Friends and family

It is not uncommon, especially in academia, to be in the awkward situation of evaluating someone (for hiring purposes, or promotion, or for a competitive fellowship or prize, or even for admission into a graduate program of studies) who has professional or family ties with someone involved in the evaluation process itself, and/or behind the nomination of the person.
The conflict of interest is clear, and an evaluator is put in a bind, for the candid, dispassionate and objective assessment usually expected of anyone operating in such a capacity, may be sacrificed to the need and desire to keep a peaceful working relationship with a colleague or friend.

I do not have data, here, but my sense is that in academia this may be more frequent an occurrence that in other sectors. For one thing, often times a graduate or postdoctoral advisor is the only person who can speak knowledgeably about a young colleague, e.g., for an award. Inarguably, no one knows the work of a former advisee as much as the supervisor, and it is usually accepted that a junior scholar may simply not have had enough time to establish a broad network of professional connections. That is why, in most cases, it is expected that one of the persons behind the nomination will be a former advisor.
More delicate is the case of someone whose candidacy is advocated by a spouse or parent (obviously not on this ground, but on that of scholarly excellence). I tend to believe that academia may more prone to this predicament than the outside world, based on my non-scientific observation that academics often marry other academics and/or have children who share their passion for their field of inquiry.

I have written in the past about the potential drawbacks of inbreeding, and I do not want to repeat myself. I still think that, in general, graduates of an institution should best find positions at other institutions, doctoral graduates of a scholar should best be hired in the groups of other scholars, that anyone with too close ties with an applicant should be excused from serving on a selection committee, and so on and so forth.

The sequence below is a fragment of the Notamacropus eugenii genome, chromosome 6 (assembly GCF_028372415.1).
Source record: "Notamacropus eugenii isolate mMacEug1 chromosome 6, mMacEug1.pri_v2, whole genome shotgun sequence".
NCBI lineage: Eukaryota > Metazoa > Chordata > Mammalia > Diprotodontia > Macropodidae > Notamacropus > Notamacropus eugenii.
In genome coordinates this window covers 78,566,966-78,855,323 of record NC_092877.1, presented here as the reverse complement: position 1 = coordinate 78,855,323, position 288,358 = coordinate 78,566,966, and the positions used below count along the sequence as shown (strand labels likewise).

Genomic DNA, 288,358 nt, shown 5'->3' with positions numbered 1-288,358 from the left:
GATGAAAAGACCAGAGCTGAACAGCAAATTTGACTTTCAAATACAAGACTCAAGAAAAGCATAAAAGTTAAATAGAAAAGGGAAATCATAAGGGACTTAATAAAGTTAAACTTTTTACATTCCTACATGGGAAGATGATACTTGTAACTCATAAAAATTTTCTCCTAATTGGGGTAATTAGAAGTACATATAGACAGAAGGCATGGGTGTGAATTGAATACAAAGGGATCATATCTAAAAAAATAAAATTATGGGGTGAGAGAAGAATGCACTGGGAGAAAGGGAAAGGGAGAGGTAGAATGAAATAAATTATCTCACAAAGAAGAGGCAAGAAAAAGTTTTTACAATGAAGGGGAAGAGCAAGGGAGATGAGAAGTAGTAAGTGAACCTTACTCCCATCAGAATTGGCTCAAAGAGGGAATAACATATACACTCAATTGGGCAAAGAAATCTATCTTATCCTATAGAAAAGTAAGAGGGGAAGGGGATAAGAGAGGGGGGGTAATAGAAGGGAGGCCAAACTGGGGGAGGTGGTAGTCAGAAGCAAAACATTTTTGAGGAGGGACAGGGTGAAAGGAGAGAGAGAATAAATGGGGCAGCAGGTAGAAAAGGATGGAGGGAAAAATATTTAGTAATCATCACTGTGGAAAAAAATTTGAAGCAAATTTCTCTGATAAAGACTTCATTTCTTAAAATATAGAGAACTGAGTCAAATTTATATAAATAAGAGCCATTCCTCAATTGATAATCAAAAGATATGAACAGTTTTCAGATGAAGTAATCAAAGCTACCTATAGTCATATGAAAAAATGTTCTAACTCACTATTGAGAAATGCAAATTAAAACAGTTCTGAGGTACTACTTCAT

Still, it would be unrealistic, and almost ridiculous, to argue that anyone with some kind of professional ties with a member of an evaluation committee should be automatically excluded from consideration. And it also seems draconian and unfair to exclude those who would otherwise deserve a serious look based on their scholarly record, solely because they happen to be related to someone in the position of influencing the decision.
At the same time, great care must be taken to ensure that no plausible reason be furnished to anyone, to attach an “inside track” label to the person coming out of the selection. If the hypothesis of an outcome inappropriately influenced by considerations other than professional should gain widespread acceptance, the long-term consequences for the standing and credibility of persons and institutions can be deleterious.

Of course, jealousy and competitiveness will always be powerful motivators in any human endeavour. Still, is there a way to operate, when a situation of the type described above presents itself, so as to protect persons and institutions from possible repercussions ? Is it possible to adopt selection criteria that will make it at least difficult, for anyone sufficiently mean-spirited, to suggest that a decision was made based on bloodlines rather than guidelines ?
I think that in general, as long as one sticks to “measurables”, i.e., aspects that can be at least quantified in some objective way, one’s back should be covered. It is difficult to take issues with publications, invitations to speak, grants, awards. Naturally, assessing the relative importance of one publication over another, for example, is a highly subjective proposition, but as long as the candidate selected has a reasonable record of publications, I think that most claims of nepotism would not go very far.

Given the above, I personally have no problem with one influential reference, or supporter of a nomination, being personally very close to the nominee, for whatever reason, including family ties.
I have some misgivings, on the other hand, when the only such reference falls in that category, especially in the case of a competition among junior scholars, whose CVs may not sport much of anything else, reasonably objective. If the nominee is truly excellent, I do expect a significant number of other, independent, prominent scholars or intellectuals to be willing to stick their neck out and vouch for that.
In conversation, I am often confronted with the objection that those additional prestigious references, may have accepted to serve in that capacity simply out of friendship or loyalty, e.g., toward the one (presumably influential) reference close to the nominee. Personally, I have trouble believing that scenario, at least in the vast majority of cases.
Reputation is extremely important in the academic environment, and it can be seriously tarnished by an enthusiastic letter of recommendation written on behalf of someone conspicuously failing later on to deliver on the promise. I do not think that any serious and conscientious academic is willing put his/her name down lightly.

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